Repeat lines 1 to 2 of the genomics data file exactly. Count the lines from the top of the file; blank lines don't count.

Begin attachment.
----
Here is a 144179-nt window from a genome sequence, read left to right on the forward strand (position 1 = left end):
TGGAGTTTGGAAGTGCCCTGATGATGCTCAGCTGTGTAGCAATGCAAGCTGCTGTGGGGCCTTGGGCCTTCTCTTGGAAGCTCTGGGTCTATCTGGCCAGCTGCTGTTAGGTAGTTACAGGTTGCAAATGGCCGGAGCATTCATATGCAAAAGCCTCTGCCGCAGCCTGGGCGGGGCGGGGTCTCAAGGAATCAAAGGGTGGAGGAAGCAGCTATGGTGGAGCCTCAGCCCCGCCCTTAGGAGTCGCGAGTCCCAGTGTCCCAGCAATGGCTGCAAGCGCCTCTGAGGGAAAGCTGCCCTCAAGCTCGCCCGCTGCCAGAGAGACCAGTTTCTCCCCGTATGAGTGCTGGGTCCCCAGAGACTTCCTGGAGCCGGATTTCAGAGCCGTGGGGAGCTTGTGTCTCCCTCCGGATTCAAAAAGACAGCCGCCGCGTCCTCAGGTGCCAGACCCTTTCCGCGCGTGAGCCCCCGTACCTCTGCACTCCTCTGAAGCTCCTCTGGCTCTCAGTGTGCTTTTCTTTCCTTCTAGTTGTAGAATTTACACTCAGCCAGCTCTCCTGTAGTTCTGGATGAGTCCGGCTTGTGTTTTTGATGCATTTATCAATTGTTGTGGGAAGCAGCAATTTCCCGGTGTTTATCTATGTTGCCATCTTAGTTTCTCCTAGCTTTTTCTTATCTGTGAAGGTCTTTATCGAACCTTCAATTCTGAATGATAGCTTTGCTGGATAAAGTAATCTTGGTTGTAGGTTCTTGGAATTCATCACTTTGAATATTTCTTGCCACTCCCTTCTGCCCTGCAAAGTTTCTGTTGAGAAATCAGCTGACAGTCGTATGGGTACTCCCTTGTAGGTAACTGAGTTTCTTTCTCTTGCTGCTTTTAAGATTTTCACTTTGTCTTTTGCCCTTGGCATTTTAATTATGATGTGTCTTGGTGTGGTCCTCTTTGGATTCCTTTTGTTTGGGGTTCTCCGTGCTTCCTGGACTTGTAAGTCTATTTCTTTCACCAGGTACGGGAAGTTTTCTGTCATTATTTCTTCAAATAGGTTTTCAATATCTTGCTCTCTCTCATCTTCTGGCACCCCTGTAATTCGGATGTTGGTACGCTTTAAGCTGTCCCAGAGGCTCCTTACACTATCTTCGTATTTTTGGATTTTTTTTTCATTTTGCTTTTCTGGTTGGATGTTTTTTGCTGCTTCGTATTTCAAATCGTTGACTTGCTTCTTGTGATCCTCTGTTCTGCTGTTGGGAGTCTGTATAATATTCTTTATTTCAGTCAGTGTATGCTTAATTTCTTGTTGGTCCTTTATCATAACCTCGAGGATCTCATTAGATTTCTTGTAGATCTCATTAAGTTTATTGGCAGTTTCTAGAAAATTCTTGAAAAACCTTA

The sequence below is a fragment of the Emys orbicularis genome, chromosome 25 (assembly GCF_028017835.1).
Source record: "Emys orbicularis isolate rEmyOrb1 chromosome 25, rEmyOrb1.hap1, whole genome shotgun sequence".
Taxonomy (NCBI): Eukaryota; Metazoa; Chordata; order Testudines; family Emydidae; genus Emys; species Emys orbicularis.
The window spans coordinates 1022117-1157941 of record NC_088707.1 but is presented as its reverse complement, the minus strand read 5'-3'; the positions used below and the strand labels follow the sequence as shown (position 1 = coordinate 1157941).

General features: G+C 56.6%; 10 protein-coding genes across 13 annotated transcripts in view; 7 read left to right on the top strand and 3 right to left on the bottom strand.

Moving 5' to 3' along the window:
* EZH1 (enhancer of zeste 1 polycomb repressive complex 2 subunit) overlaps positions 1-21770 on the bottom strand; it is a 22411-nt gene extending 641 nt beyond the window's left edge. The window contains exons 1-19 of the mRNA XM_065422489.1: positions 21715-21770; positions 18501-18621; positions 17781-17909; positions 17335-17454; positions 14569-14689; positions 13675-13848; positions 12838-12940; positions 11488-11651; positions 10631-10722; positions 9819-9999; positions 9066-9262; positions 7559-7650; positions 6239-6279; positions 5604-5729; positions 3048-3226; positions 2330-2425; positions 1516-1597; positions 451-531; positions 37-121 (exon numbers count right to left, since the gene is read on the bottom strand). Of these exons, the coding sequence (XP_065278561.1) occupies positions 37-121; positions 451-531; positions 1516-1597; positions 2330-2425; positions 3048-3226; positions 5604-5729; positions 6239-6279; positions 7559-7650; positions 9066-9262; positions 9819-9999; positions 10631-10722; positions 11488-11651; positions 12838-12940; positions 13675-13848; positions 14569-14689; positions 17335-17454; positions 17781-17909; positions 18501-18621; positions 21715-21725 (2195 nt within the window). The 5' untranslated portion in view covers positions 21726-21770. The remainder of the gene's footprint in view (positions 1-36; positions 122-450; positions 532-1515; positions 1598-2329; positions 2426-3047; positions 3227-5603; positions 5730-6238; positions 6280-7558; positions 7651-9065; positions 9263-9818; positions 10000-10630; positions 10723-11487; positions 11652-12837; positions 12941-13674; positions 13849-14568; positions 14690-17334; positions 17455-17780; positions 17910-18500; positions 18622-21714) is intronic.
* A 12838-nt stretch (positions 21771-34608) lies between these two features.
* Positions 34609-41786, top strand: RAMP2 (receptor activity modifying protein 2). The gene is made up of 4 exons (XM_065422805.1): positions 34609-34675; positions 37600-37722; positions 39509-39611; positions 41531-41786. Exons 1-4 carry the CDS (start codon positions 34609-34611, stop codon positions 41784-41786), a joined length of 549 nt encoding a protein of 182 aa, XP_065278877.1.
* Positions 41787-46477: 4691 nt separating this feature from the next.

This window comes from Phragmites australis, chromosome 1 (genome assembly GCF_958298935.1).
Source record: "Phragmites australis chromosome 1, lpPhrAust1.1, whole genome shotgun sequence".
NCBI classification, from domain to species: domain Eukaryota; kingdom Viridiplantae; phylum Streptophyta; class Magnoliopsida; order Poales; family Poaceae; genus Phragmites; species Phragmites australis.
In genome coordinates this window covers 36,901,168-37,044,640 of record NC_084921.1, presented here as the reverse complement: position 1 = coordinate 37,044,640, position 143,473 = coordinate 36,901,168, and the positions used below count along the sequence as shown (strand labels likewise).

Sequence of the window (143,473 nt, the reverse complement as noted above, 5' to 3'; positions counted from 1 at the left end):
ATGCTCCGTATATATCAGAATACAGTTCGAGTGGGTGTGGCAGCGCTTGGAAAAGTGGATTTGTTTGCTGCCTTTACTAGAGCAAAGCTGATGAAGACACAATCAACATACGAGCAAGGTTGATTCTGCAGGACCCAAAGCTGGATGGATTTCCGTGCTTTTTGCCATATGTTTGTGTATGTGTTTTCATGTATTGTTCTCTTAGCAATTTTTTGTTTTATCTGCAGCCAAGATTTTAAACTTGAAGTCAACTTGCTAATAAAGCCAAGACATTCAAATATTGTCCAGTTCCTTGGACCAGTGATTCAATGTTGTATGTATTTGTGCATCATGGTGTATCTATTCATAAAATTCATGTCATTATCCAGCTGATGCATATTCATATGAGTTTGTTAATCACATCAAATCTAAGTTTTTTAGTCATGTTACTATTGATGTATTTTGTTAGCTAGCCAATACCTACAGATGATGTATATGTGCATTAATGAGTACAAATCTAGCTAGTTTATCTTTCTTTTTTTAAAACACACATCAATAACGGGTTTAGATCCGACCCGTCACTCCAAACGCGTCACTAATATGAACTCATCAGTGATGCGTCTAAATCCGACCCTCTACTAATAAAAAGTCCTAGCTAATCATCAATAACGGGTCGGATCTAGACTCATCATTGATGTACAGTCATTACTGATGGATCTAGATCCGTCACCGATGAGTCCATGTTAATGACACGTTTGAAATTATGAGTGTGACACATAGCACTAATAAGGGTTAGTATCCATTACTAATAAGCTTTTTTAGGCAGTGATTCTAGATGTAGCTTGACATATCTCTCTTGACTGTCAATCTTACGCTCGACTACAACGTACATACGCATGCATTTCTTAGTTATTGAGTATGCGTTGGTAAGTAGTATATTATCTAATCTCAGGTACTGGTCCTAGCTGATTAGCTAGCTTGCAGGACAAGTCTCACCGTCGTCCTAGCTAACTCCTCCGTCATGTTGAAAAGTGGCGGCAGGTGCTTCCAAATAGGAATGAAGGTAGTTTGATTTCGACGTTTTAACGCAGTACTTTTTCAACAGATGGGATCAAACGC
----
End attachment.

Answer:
Here is a 144179-nt window from a genome sequence, read left to right on the forward strand (position 1 = left end):
TGGAGTTTGGAAGTGCCCTGATGATGCTCAGCTGTGTAGCAATGCAAGCTGCTGTGGGGCCTTGGGCCTTCTCTTGGAAGCTCTGGGTCTATCTGGCCAGCTGCTGTTAGGTAGTTACAGGTTGCAAATGGCCGGAGCATTCATATGCAAAAGCCTCTGCCGCAGCCTGGGCGGGGCGGGGTCTCAAGGAATCAAAGGGTGGAGGAAGCAGCTATGGTGGAGCCTCAGCCCCGCCCTTAGGAGTCGCGAGTCCCAGTGTCCCAGCAATGGCTGCAAGCGCCTCTGAGGGAAAGCTGCCCTCAAGCTCGCCCGCTGCCAGAGAGACCAGTTTCTCCCCGTATGAGTGCTGGGTCCCCAGAGACTTCCTGGAGCCGGATTTCAGAGCCGTGGGGAGCTTGTGTCTCCCTCCGGATTCAAAAAGACAGCCGCCGCGTCCTCAGGTGCCAGACCCTTTCCGCGCGTGAGCCCCCGTACCTCTGCACTCCTCTGAAGCTCCTCTGGCTCTCAGTGTGCTTTTCTTTCCTTCTAGTTGTAGAATTTACACTCAGCCAGCTCTCCTGTAGTTCTGGATGAGTCCGGCTTGTGTTTTTGATGCATTTATCAATTGTTGTGGGAAGCAGCAATTTCCCGGTGTTTATCTATGTTGCCATCTTAGTTTCTCCTAGCTTTTTCTTATCTGTGAAGGTCTTTATCGAACCTTCAATTCTGAATGATAGCTTTGCTGGATAAAGTAATCTTGGTTGTAGGTTCTTGGAATTCATCACTTTGAATATTTCTTGCCACTCCCTTCTGCCCTGCAAAGTTTCTGTTGAGAAATCAGCTGACAGTCGTATGGGTACTCCCTTGTAGGTAACTGAGTTTCTTTCTCTTGCTGCTTTTAAGATTTTCACTTTGTCTTTTGCCCTTGGCATTTTAATTATGATGTGTCTTGGTGTGGTCCTCTTTGGATTCCTTTTGTTTGGGGTTCTCCGTGCTTCCTGGACTTGTAAGTCTATTTCTTTCACCAGGTACGGGAAGTTTTCTGTCATTATTTCTTCAAATAGGTTTTCAATATCTTGCTCTCTCTCATCTTCTGGCACCCCTGTAATTCGGATGTTGGTACGCTTTAAGCTGTCCCAGAGGCTCCTTACACTATCTTCGTATTTTTGGATTTTTTTTTCATTTTGCTTTTCTGGTTGGATGTTTTTTGCTGCTTCGTATTTCAAATCGTTGACTTGCTTCTTGTGATCCTCTGTTCTGCTGTTGGGAGTCTGTATAATATTCTTTATTTCAGTCAGTGTATGCTTAATTTCTTGTTGGTCCTTTATCATAACCTCGAGGATCTCATTAGATTTCTTGTAGATCTCATTAAGTTTATTGGCAGTTTCTAGAAAATTCTTGAAAAACCTTA